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Cryogenic Deflashing

Cryogenic Deflashing

(OP)
I am having some parts cryogenically deflashed by a sub-contractor. Are there any issues to be aware of (cracking, reduction of seal 'life'). The parts are small o-rings for a snap on type fitting and should last 30 years+.

appreciate any input to add to my Google search!!

Thanks

RE: Cryogenic Deflashing

Elastomatt,

Used to work for a seal manufacturer as a product engineer in charge of some old parts/tooling that required cryogenic deflash. I don't remember ever seeing a performance hit from the process nor product damage. Obviously you want the process to be as short and gentle as possible while getting rid of the flash. The only reason we avoided the process was to reduce cost and steps required to make a part.

I hope that helps.
Andrew.

RE: Cryogenic Deflashing

(OP)
All,

I have received parts back and have a mixed result - the trimming is generally good (once optimum process established). However some parts have got remnants of the flash that was removed stuck to the surface.

Is there a standard method to remove the post trim flash, the sub-contractor we used doesn't have a cleaning facility (just barrels and blasters).

Thanks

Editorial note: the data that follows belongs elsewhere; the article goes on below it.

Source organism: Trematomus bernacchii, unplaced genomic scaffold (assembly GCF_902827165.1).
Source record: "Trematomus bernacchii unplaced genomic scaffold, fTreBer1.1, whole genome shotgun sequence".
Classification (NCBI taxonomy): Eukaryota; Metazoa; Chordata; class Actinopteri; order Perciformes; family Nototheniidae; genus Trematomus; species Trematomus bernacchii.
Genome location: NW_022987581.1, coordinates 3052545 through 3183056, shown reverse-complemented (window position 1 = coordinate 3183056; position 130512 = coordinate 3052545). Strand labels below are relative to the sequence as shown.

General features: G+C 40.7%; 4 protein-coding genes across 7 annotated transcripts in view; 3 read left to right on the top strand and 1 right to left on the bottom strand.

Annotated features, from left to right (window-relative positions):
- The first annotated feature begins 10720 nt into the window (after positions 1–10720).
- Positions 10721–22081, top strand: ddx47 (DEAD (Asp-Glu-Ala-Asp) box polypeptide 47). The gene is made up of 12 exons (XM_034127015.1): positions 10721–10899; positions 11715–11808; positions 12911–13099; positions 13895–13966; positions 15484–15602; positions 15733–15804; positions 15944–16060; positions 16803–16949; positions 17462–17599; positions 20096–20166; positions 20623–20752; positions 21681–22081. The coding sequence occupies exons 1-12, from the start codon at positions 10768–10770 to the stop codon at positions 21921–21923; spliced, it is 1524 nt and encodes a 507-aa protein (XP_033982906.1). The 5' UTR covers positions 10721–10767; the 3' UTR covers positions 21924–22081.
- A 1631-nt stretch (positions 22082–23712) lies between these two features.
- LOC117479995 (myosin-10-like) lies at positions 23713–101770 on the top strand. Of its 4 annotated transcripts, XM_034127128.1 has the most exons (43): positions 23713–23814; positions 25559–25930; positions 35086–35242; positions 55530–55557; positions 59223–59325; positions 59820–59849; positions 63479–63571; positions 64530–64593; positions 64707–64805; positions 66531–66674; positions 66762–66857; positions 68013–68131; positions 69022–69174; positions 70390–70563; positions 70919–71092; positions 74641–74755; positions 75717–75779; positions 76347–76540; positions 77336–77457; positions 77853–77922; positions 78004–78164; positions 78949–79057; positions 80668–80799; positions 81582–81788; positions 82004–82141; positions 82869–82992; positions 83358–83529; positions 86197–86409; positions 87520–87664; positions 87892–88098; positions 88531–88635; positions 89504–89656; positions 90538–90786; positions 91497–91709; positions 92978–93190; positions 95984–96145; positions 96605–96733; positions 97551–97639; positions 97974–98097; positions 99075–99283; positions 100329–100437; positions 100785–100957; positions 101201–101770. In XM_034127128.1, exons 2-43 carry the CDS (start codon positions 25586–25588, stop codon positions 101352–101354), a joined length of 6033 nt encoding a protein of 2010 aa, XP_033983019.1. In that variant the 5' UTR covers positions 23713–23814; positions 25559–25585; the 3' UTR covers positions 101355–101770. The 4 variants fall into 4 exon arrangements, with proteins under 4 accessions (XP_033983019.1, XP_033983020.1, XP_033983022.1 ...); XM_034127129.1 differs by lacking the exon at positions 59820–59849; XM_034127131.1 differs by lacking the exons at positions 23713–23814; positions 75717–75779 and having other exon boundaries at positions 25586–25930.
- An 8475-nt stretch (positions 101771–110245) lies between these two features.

Elastomatt

RE: Cryogenic Deflashing

Elastomatt,

I am not aware of a standard method to remove the loose flash. My experience is that the parts were placed in a drum made of a perforate metal so that the flash and any media would drop through once tumbled. The materials were also highly filled and contained oils and waxes therefore as a consequence were not sticky. Bottom line, never had a problem with flash stuck to the parts. My only thoughts would be to make sure they are using a perforated container so that at temperature the flash would drop through the holes. I would also expect any natural sticky-ness of the parts to decrease at temperature so can the process go lower in temperature or maybe a little longer to give the flash time to exit.

Cyrogenic deflash is not typically a desireable process. A rotary trim process was preferable if you could not eliminate the flash at the molding tool at my previous employer. Fixing molds can be time consuming and expensive but depending on the number of parts that are being molded can be a cost effective solution.

Good luck.
Andrew.

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